Henry Poole is Here

Owen Wilson's quirky sex appeal earned him the loving nickname "the Butterscotch Stallion," whereas his younger brother Luke, while a very solid actor, is, to put it politely, somewhat less charismatic, more like the "Tapioca Pony." So hanging an entire picture around him is a dubious task, particularly when he's playing a miserable, depressive lout.

Henry Poole has recently overpaid for a run-down house in his bland, aging suburban L.A. neighborhood, where he holes up all day on his black leather couch accompanied by his buddies Jack Daniels and Jim Beam. Despite his insistence that he "won't be here that long," his super-perky real estate agent Meg (Cheryl Hines) has the outside stucco redone when Henry isn't looking, leaving a curiously shaped watermark that just won't go away, no matter how hard he scrubs. Equally hard to lose are his neighbors, the insistently nosy Esperanza (Adriana Barraza) and comely single mom Dawn, whose cherubic little daughter never speaks but likes to run around taping people's conversations on her giant tape recorder. Since, apparently, every woman in town wants to save him, the poor guy can't even buy booze in peace, since a cute — but frightfully myopic — young supermarket cashier named (ahem) Patience (promising newcomer Rachel Seiferth) persists in offering him chirpy sermons about faith. She even quotes Noam Chomsky on the subject, which, really, is kind of like cheating.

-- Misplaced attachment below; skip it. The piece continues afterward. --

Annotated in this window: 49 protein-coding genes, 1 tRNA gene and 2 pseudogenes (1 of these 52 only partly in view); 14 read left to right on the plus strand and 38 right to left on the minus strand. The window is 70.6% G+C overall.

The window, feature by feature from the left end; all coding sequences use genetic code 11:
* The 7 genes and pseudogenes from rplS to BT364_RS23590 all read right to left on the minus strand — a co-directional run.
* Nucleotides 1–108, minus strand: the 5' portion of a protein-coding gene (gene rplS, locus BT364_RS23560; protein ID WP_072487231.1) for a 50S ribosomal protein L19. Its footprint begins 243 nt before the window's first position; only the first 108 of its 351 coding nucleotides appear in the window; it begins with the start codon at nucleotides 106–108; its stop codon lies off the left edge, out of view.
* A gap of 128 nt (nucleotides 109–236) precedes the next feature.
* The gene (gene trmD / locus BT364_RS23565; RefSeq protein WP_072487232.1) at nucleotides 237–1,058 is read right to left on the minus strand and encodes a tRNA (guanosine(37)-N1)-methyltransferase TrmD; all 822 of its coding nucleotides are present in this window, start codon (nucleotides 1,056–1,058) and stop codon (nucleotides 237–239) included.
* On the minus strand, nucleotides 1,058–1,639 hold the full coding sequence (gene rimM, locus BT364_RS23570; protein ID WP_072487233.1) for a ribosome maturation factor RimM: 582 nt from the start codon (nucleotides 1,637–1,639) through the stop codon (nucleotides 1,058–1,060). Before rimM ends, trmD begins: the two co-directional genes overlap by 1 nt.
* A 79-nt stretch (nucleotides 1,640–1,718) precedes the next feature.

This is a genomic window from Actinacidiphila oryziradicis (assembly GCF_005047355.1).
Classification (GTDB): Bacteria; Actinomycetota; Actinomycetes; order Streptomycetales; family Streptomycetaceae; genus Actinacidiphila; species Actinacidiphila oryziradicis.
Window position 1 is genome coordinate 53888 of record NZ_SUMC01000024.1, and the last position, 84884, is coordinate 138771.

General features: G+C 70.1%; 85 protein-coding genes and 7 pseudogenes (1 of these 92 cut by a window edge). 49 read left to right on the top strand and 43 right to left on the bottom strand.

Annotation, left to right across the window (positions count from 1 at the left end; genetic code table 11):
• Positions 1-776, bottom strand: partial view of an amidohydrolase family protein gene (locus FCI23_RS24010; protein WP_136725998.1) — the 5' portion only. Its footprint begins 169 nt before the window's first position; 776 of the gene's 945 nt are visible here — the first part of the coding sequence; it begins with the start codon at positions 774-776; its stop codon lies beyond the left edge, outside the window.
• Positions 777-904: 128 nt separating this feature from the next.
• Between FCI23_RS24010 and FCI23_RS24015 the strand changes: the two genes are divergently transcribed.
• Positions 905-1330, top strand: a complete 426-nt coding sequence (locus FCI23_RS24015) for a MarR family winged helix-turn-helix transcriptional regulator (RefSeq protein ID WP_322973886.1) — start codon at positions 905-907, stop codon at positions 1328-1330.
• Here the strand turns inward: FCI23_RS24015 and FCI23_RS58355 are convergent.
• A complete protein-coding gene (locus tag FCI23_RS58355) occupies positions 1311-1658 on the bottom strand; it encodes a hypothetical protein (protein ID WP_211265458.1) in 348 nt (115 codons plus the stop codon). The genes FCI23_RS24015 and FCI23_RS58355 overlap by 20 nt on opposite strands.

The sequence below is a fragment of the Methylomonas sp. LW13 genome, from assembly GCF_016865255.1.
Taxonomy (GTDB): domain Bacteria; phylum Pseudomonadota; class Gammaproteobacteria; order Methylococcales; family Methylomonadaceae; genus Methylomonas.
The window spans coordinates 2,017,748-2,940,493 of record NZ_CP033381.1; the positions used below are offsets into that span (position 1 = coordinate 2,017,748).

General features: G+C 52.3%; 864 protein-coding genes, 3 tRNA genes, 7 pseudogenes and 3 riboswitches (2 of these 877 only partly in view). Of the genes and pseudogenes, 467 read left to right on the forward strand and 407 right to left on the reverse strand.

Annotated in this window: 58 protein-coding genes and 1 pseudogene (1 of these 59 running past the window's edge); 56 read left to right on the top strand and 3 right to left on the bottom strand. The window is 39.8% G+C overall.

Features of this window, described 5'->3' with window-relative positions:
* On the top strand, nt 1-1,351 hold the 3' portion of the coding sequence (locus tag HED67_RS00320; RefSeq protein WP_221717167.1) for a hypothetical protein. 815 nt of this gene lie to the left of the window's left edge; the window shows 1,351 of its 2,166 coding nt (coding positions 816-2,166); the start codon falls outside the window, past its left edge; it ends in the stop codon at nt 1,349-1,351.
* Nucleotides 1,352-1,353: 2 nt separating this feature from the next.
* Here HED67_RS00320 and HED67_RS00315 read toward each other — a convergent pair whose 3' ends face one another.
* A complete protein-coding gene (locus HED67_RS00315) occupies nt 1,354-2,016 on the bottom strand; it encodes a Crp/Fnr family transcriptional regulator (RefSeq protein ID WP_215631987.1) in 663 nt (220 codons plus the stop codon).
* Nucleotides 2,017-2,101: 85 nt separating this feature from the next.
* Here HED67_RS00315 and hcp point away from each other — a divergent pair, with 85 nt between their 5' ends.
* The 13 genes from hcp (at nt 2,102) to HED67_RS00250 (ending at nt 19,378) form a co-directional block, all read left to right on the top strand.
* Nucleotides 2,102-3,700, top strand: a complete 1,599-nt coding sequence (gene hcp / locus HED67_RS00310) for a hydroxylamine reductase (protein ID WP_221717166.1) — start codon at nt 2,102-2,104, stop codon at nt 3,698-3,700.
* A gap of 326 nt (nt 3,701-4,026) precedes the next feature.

The intrusions only get worse when Esperanza decides that the water stain is actually a heavenly sign, and starts leading bingo ladies, her priest (George Lopez) and hordes of parishioners on daily pilgrimages into Henry's back yard. Henry puts way more energy into repelling these invaders, and rejecting their unshakable beliefs, than he ever does in healing himself — you know, focusing on the emotional and physical ills that plague him. That is until the clouds part, and the plot heads in a direction that's both predictable and unbelievable.

Director Mark Pellington cut his teeth on music videos in the '90s and with such thrillers as 2002's The Mothman Prophecies, but here takes shaky steps into the realm of inspirational melodrama. The end result is likable but hokey. The midfilm shift from moody dark comedy to a basic "love conquers all" theme is fine, it worked for Frank Capra — but Capra usually showed miracles rise from people, not from divine intervention. What's more, when Capra took flights of fancy he never had a lead as earthbound as Luke Wilson.